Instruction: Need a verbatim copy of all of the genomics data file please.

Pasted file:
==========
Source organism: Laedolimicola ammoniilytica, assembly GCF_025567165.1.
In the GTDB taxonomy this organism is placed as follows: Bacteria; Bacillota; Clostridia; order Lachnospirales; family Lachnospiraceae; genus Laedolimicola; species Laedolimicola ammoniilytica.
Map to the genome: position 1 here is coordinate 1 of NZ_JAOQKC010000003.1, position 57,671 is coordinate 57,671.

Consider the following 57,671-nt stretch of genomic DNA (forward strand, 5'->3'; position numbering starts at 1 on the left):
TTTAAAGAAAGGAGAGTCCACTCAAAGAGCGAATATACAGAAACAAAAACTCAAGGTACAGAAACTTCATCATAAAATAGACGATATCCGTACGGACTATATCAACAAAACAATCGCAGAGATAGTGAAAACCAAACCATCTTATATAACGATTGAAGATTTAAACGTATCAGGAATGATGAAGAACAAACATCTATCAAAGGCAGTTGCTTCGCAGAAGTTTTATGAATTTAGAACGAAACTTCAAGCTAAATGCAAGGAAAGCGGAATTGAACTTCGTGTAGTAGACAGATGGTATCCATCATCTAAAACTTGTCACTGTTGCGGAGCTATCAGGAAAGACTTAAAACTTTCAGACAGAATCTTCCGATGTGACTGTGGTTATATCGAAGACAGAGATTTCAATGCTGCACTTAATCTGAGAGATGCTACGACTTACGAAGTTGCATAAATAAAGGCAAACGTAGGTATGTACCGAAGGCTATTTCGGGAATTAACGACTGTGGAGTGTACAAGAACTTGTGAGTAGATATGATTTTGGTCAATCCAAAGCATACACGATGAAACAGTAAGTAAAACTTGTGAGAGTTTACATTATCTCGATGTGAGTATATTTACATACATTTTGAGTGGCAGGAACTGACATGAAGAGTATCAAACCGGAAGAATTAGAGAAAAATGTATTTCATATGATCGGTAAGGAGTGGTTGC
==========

Source organism: Laedolimicola ammoniilytica, assembly GCF_025567165.1.
In the GTDB taxonomy this organism is placed as follows: Bacteria; Bacillota; Clostridia; order Lachnospirales; family Lachnospiraceae; genus Laedolimicola; species Laedolimicola ammoniilytica.
Map to the genome: position 1 here is coordinate 1 of NZ_JAOQKC010000003.1, position 57,671 is coordinate 57,671.

Consider the following 57,671-nt stretch of genomic DNA (forward strand, 5'->3'; position numbering starts at 1 on the left):
TTTAAAGAAAGGAGAGTCCACTCAAAGAGCGAATATACAGAAACAAAAACTCAAGGTACAGAAACTTCATCATAAAATAGACGATATCCGTACGGACTATATCAACAAAACAATCGCAGAGATAGTGAAAACCAAACCATCTTATATAACGATTGAAGATTTAAACGTATCAGGAATGATGAAGAACAAACATCTATCAAAGGCAGTTGCTTCGCAGAAGTTTTATGAATTTAGAACGAAACTTCAAGCTAAATGCAAGGAAAGCGGAATTGAACTTCGTGTAGTAGACAGATGGTATCCATCATCTAAAACTTGTCACTGTTGCGGAGCTATCAGGAAAGACTTAAAACTTTCAGACAGAATCTTCCGATGTGACTGTGGTTATATCGAAGACAGAGATTTCAATGCTGCACTTAATCTGAGAGATGCTACGACTTACGAAGTTGCATAAATAAAGGCAAACGTAGGTATGTACCGAAGGCTATTTCGGGAATTAACGACTGTGGAGTGTACAAGAACTTGTGAGTAGATATGATTTTGGTCAATCCAAAGCATACACGATGAAACAGTAAGTAAAACTTGTGAGAGTTTACATTATCTCGATGTGAGTATATTTACATACATTTTGAGTGGCAGGAACTGACATGAAGAGTATCAAACCGGAAGAATTAGAGAAAAATGTATTTCATATGATCGGTAAGGAGTGGTTGC